According to the ECHA, nanomaterials remain a black box. Regulatory agencies find it difficult to check the potential hazards that arise from nanomaterials because the data required to prove their harmlessness continues to be unavailable. That’s the conclusion reached by members of the ECHA Management Board at their meeting in mid-December 2017. They see dwindling trust in the market for these materials and urge the EC Commission to act.
The authors also lament the laws that bind the hands of agencies and forbid them to demand the necessary data from companies. On the contrary, they are limited to the data that companies provide.
In the future, the ECHA will therefore increase its collaboration with individual countries and OECD test guidelines. The OECD recently updated its guidelines on chemical toxicity (in German) and the dispersion stability of nanomaterials.
Meaningful data is undoubtedly needed to estimate the dangers correctly. In January, scientists at the West Virginia University School of Medicine released the results of a study. They discovered that pregnant rats exposed to titanium dioxide aerosols experienced changes in fetal tissue. The authors argue that long-term human exposure to such nanomaterials could lead to similar damage.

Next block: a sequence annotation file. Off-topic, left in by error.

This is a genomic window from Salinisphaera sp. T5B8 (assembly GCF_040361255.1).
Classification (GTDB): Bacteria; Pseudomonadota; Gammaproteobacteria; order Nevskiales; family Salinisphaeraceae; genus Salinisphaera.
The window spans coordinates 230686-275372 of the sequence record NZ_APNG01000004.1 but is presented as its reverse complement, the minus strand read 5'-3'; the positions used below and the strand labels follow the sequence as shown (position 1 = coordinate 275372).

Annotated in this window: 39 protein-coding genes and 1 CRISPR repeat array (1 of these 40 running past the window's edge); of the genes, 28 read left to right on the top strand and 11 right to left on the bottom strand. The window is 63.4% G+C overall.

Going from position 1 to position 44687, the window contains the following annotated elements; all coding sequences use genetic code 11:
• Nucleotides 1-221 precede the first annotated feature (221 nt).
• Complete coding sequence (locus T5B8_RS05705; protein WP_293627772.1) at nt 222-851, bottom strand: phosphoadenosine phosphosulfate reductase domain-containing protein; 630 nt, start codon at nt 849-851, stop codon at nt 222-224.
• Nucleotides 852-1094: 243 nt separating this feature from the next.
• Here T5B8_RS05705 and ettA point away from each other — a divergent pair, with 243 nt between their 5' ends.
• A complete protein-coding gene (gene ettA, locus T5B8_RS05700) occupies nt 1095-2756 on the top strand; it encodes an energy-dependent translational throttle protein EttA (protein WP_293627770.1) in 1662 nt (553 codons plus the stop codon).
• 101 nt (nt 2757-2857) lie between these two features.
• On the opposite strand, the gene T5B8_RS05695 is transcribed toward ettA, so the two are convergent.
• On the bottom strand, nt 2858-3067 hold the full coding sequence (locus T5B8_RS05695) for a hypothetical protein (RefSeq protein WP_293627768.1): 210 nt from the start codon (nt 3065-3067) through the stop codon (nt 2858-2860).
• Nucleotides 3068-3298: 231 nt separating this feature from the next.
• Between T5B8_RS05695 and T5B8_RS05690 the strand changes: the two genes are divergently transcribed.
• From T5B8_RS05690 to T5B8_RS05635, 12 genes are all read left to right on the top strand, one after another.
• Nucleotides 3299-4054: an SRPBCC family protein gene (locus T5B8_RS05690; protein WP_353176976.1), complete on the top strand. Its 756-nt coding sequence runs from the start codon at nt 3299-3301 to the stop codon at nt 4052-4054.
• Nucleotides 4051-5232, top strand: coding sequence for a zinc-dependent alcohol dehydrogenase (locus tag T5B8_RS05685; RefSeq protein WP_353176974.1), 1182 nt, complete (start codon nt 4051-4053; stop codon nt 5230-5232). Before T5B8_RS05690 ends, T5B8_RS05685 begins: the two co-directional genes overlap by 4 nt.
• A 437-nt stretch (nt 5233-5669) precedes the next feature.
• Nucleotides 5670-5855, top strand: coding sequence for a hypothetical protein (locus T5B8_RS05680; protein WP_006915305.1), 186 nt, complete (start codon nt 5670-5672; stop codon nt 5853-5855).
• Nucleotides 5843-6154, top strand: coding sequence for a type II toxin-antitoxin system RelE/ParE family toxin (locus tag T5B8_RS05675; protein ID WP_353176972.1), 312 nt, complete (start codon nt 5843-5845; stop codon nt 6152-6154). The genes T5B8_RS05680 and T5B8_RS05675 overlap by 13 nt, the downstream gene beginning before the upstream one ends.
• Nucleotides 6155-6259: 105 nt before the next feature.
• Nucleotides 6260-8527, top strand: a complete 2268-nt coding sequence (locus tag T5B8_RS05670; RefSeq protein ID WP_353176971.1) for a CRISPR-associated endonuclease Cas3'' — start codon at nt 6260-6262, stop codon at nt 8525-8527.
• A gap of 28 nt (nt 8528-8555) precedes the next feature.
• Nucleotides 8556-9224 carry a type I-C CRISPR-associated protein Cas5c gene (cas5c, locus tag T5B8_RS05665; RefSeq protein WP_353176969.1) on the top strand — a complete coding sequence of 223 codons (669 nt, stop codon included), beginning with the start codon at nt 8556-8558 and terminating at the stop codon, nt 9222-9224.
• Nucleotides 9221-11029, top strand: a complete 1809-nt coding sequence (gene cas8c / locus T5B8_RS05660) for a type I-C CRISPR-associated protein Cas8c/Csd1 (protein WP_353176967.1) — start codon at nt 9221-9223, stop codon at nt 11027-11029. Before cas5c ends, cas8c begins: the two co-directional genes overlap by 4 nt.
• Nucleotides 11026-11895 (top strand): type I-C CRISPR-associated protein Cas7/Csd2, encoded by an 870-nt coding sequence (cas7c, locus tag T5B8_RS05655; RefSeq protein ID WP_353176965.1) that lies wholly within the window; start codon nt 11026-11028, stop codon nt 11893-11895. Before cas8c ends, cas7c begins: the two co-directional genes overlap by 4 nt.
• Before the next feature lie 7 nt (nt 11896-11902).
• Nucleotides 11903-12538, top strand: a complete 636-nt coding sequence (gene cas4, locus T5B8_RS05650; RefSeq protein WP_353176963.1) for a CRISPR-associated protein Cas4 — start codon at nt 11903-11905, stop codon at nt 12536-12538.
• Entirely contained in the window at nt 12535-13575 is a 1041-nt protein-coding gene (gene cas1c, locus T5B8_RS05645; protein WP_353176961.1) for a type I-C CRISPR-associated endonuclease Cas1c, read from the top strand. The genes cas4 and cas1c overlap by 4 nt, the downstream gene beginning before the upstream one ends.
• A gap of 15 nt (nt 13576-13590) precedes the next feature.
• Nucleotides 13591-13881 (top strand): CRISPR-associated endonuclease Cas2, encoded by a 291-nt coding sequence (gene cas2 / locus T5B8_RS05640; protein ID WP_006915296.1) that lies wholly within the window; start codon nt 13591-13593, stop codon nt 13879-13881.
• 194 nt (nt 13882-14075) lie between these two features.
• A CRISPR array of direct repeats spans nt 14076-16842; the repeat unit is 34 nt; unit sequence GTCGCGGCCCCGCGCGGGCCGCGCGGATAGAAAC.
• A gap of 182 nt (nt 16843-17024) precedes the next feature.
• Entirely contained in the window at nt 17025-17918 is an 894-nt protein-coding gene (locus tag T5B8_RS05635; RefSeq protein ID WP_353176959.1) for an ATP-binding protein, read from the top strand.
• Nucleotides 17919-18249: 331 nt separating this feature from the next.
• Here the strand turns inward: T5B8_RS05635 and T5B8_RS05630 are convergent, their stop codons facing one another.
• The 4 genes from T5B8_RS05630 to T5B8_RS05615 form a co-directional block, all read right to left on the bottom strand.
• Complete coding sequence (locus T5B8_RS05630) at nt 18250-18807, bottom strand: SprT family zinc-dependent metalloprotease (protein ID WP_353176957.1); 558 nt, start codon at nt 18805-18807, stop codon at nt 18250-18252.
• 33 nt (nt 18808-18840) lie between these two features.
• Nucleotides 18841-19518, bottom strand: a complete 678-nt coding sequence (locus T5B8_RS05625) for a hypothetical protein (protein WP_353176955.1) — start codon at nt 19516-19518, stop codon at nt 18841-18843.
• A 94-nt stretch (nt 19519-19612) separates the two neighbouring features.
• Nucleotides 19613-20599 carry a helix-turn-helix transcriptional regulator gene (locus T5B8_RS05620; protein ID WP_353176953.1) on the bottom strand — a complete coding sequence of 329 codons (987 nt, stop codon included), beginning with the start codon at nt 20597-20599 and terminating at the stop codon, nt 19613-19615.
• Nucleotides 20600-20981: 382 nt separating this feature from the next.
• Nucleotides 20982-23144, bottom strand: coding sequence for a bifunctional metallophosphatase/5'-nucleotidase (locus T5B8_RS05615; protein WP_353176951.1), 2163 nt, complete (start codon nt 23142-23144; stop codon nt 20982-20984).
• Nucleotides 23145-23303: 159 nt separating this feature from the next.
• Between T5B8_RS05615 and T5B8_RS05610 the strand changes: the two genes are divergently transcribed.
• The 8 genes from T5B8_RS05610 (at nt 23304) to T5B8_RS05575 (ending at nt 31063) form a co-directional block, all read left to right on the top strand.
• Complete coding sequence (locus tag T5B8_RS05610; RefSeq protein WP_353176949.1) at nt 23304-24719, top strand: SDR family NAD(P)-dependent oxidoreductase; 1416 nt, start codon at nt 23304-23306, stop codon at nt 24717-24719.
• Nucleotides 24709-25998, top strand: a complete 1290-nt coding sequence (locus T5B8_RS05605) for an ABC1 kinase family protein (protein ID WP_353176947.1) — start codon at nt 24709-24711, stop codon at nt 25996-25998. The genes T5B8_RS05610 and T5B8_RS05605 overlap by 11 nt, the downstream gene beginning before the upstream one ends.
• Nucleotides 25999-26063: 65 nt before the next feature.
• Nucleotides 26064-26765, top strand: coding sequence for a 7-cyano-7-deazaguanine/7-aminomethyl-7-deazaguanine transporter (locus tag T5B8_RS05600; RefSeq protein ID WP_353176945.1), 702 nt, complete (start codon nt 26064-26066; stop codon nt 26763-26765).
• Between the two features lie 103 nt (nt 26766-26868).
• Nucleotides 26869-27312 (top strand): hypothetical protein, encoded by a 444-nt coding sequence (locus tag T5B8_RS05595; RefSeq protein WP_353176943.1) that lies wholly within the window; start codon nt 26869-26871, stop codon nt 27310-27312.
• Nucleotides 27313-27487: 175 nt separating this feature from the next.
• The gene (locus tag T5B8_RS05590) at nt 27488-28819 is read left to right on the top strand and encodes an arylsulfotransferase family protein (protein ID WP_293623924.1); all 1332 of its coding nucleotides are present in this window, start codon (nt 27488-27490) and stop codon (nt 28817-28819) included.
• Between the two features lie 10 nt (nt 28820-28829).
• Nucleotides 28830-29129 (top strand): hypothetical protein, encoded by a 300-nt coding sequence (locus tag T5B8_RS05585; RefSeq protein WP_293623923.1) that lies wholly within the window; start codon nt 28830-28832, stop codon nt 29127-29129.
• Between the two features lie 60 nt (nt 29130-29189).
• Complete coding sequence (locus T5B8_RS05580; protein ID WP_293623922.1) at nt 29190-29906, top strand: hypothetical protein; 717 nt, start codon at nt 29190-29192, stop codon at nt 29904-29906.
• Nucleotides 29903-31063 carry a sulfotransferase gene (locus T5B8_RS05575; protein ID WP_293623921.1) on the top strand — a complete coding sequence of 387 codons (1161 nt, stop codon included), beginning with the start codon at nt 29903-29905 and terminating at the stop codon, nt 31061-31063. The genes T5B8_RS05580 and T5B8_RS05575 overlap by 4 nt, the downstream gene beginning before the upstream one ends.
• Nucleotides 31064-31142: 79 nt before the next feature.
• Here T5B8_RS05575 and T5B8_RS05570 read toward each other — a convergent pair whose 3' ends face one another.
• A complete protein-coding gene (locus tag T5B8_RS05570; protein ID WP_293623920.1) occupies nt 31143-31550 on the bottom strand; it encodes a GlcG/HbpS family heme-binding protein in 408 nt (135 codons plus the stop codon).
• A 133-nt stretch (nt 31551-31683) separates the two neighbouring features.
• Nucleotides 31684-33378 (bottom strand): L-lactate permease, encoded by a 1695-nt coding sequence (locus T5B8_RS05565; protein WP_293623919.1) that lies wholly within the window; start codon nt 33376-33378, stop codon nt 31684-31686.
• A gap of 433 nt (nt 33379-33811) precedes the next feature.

The team selected titanium dioxide because it is the most widely spread nanomaterial. Last year, the Risk Assessment Committee (RAC) suggested a harmonized classification of Category 2, carcinogenic when inhaled.
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